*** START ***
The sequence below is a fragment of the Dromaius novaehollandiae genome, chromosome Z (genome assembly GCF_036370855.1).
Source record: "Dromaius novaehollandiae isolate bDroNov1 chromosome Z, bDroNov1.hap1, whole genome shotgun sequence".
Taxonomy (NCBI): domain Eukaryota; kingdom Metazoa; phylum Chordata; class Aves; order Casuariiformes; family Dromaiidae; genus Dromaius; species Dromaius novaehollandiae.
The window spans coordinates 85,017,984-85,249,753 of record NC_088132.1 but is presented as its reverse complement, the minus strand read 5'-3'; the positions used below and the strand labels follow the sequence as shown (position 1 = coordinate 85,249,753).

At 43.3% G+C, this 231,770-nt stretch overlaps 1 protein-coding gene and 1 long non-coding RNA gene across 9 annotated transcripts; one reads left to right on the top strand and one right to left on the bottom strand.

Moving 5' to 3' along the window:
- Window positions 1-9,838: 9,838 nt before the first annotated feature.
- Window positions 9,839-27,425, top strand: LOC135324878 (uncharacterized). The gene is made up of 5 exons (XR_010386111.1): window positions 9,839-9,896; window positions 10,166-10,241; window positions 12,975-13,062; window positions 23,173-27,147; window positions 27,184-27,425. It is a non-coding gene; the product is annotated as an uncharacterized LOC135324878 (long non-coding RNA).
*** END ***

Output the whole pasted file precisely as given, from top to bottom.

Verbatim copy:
The sequence below is a fragment of the Dromaius novaehollandiae genome, chromosome Z (genome assembly GCF_036370855.1).
Source record: "Dromaius novaehollandiae isolate bDroNov1 chromosome Z, bDroNov1.hap1, whole genome shotgun sequence".
Taxonomy (NCBI): domain Eukaryota; kingdom Metazoa; phylum Chordata; class Aves; order Casuariiformes; family Dromaiidae; genus Dromaius; species Dromaius novaehollandiae.
The window spans coordinates 85,017,984-85,249,753 of record NC_088132.1 but is presented as its reverse complement, the minus strand read 5'-3'; the positions used below and the strand labels follow the sequence as shown (position 1 = coordinate 85,249,753).

At 43.3% G+C, this 231,770-nt stretch overlaps 1 protein-coding gene and 1 long non-coding RNA gene across 9 annotated transcripts; one reads left to right on the top strand and one right to left on the bottom strand.

Moving 5' to 3' along the window:
- Window positions 1-9,838: 9,838 nt before the first annotated feature.
- Window positions 9,839-27,425, top strand: LOC135324878 (uncharacterized). The gene is made up of 5 exons (XR_010386111.1): window positions 9,839-9,896; window positions 10,166-10,241; window positions 12,975-13,062; window positions 23,173-27,147; window positions 27,184-27,425. It is a non-coding gene; the product is annotated as an uncharacterized LOC135324878 (long non-coding RNA).